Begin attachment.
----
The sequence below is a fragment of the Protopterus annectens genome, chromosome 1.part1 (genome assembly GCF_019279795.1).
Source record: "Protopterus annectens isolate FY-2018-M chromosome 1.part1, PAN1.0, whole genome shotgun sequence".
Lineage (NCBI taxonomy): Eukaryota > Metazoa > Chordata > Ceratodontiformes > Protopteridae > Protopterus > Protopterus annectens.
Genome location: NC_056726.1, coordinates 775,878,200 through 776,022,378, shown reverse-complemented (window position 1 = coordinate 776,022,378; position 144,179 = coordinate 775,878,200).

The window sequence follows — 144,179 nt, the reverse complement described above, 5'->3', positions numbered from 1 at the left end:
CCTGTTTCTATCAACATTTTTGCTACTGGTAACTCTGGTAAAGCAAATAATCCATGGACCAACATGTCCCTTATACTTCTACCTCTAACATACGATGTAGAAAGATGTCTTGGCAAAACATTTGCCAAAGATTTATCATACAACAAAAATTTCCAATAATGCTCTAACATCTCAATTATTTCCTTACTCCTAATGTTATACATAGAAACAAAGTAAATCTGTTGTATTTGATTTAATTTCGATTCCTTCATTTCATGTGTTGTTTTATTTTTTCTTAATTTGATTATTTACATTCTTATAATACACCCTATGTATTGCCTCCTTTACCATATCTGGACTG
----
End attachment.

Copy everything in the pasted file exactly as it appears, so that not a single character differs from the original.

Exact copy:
The sequence below is a fragment of the Protopterus annectens genome, chromosome 1.part1 (genome assembly GCF_019279795.1).
Source record: "Protopterus annectens isolate FY-2018-M chromosome 1.part1, PAN1.0, whole genome shotgun sequence".
Lineage (NCBI taxonomy): Eukaryota > Metazoa > Chordata > Ceratodontiformes > Protopteridae > Protopterus > Protopterus annectens.
Genome location: NC_056726.1, coordinates 775,878,200 through 776,022,378, shown reverse-complemented (window position 1 = coordinate 776,022,378; position 144,179 = coordinate 775,878,200).

The window sequence follows — 144,179 nt, the reverse complement described above, 5'->3', positions numbered from 1 at the left end:
CCTGTTTCTATCAACATTTTTGCTACTGGTAACTCTGGTAAAGCAAATAATCCATGGACCAACATGTCCCTTATACTTCTACCTCTAACATACGATGTAGAAAGATGTCTTGGCAAAACATTTGCCAAAGATTTATCATACAACAAAAATTTCCAATAATGCTCTAACATCTCAATTATTTCCTTACTCCTAATGTTATACATAGAAACAAAGTAAATCTGTTGTATTTGATTTAATTTCGATTCCTTCATTTCATGTGTTGTTTTATTTTTTCTTAATTTGATTATTTACATTCTTATAATACACCCTATGTATTGCCTCCTTTACCATATCTGGACTG